WASHINGTON – Less than a week after taking over the reins of US foreign policy, Hillary Clinton has left her mark on the State Department with a politician-style charm offensive.
Since she arrived Thursday at the austere hub of US diplomacy, the former first lady set the tone for a "new era for America" marked by openness and dialogue.
Greeted with cheers from employees, she immediately thrust herself into a crowd worthy of the intense presidential election campaign she waged for more than a year before yielding to her Democratic rival Barack Obama.
In order to break clearly with former president George W. Bush's administration, which was accused of resorting too readily to military force, she retooled US foreign policy along three lines: diplomacy, development and defense.
In her first news briefing on Tuesday Clinton admitted Washington has "a lot of damage to repair" to its global standing, and said the world is relieved Obama has replaced Bush.
However, there would not be a total "repudiation" of the past eight years, she said, and noted that the six-party talks on North Korea's nuclear disarmament pursued under Bush are "essential."
Matching words with deeds to break with the previous administration, in one of her first acts Clinton visited the US Agency for International Development where she promised employees extra funds and political will before plunging into the crowds to shake hands.
In a further show of the new lead on global development, the State Department announced Tuesday it has made an initial contribution of 125 million dollars toward the 2009 operations of the United Nations High Commissioner for Refugees.
Within days of her arrival Clinton outlined the new US priorities with the naming of three envoys: former senator George Mitchell for the Middle East; diplomat Richard Holbrooke for Afghanistan and Pakistan; and Todd Stern, a former advisor of her husband and ex-president Bill Clinton, to deal with climate change.
Unlike her predecessor Condoleezza Rice, who was courteous but brief and formal at similar appointments ceremonies, Clinton has given such events the air of a campaign rally.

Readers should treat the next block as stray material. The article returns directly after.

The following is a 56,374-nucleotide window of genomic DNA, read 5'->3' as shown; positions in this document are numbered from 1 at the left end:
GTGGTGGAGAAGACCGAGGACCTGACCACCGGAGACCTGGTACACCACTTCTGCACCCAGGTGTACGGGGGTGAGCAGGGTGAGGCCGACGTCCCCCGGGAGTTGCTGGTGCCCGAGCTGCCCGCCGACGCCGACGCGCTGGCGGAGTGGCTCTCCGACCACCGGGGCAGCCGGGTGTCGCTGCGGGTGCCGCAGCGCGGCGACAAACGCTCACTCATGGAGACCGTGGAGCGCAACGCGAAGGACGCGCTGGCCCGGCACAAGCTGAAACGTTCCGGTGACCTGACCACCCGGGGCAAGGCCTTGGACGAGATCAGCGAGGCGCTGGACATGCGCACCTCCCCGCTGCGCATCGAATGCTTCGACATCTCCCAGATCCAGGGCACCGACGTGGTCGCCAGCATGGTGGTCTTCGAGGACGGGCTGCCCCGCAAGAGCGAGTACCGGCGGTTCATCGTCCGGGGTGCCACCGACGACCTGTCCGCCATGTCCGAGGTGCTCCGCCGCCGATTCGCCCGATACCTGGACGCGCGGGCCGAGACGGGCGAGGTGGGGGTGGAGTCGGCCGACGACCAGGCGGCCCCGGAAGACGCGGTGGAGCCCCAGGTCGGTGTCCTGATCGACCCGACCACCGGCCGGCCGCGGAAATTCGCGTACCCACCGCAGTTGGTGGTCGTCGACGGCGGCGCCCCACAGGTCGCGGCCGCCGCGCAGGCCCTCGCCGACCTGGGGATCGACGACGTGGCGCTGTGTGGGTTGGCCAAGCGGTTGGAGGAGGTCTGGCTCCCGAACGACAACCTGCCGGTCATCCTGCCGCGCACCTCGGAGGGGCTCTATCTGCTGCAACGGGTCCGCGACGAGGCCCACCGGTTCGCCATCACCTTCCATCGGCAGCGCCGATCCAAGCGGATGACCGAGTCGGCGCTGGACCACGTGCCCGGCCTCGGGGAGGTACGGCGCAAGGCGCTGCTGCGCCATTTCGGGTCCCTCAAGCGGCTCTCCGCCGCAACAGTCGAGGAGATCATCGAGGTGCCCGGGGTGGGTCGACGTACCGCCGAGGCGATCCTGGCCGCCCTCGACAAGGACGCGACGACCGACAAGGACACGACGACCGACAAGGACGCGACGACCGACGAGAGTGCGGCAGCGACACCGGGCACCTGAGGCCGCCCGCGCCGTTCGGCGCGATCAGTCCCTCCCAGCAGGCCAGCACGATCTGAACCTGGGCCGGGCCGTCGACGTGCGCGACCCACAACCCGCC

When the talking was over, she plunged into the audience to greet as many people as possible.
She has been careful to make sure that her former rivalry with Obama is over for good by insisting that the new administration forms a "team."
On Monday she took part in a meeting with the new president and Mitchell at the White House, just before the peace envoy left to the region on his maiden trip.
In her first direct contact with the media, Clinton avoided a formal televised news conference and chose instead to meet in person with more than a dozen journalists in their office space at the State Department.
Showered with questions on the new administration's plans, she avoided all the traps and abstained from commenting on potentially controversial subjects.
Asked about civilian victims blamed on US military strikes in the border region of Afghanistan and Pakistan, she said: "I am not prepared to talk about that."
Dialogue with US arch-foe Iran? "There is just a lot that we are considering that I am not prepared to discuss," she said.
She adopted a diplomatic tone on China when she called for "comprehensive" dialogue in line with its "important role" in the region and world.
In one week, the secretary of state has telephoned 37 presidents, prime ministers or foreign ministers, according to the State Department media officers.
She said she sensed from such calls a sigh of relief that the Obama administration had replaced Bush's team.
"There is a great exhalation of breath going on around the world as people express their appreciation for the new direction that is being set and the team that is being put together by the president," said the chief US diplomat.
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